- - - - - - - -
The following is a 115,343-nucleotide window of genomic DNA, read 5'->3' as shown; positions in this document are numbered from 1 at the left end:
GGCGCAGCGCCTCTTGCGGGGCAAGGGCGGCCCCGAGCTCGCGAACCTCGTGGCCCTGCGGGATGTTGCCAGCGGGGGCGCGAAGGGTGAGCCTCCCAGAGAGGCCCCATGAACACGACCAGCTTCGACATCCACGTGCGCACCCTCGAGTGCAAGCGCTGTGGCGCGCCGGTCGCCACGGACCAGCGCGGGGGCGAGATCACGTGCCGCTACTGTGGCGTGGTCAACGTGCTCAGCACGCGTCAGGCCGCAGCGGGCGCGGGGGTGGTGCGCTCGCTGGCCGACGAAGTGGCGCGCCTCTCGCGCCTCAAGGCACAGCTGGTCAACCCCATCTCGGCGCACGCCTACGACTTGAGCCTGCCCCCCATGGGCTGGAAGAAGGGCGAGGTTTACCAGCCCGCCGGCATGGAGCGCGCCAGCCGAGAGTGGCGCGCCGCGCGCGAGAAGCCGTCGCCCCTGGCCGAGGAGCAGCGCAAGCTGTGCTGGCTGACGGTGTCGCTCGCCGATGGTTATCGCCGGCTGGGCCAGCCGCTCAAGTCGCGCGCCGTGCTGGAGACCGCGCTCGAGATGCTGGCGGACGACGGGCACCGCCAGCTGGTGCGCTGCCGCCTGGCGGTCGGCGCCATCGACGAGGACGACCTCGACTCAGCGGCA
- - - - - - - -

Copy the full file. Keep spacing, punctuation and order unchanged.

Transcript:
The following is a 115,343-nucleotide window of genomic DNA, read 5'->3' as shown; positions in this document are numbered from 1 at the left end:
GGCGCAGCGCCTCTTGCGGGGCAAGGGCGGCCCCGAGCTCGCGAACCTCGTGGCCCTGCGGGATGTTGCCAGCGGGGGCGCGAAGGGTGAGCCTCCCAGAGAGGCCCCATGAACACGACCAGCTTCGACATCCACGTGCGCACCCTCGAGTGCAAGCGCTGTGGCGCGCCGGTCGCCACGGACCAGCGCGGGGGCGAGATCACGTGCCGCTACTGTGGCGTGGTCAACGTGCTCAGCACGCGTCAGGCCGCAGCGGGCGCGGGGGTGGTGCGCTCGCTGGCCGACGAAGTGGCGCGCCTCTCGCGCCTCAAGGCACAGCTGGTCAACCCCATCTCGGCGCACGCCTACGACTTGAGCCTGCCCCCCATGGGCTGGAAGAAGGGCGAGGTTTACCAGCCCGCCGGCATGGAGCGCGCCAGCCGAGAGTGGCGCGCCGCGCGCGAGAAGCCGTCGCCCCTGGCCGAGGAGCAGCGCAAGCTGTGCTGGCTGACGGTGTCGCTCGCCGATGGTTATCGCCGGCTGGGCCAGCCGCTCAAGTCGCGCGCCGTGCTGGAGACCGCGCTCGAGATGCTGGCGGACGACGGGCACCGCCAGCTGGTGCGCTGCCGCCTGGCGGTCGGCGCCATCGACGAGGACGACCTCGACTCAGCGGCA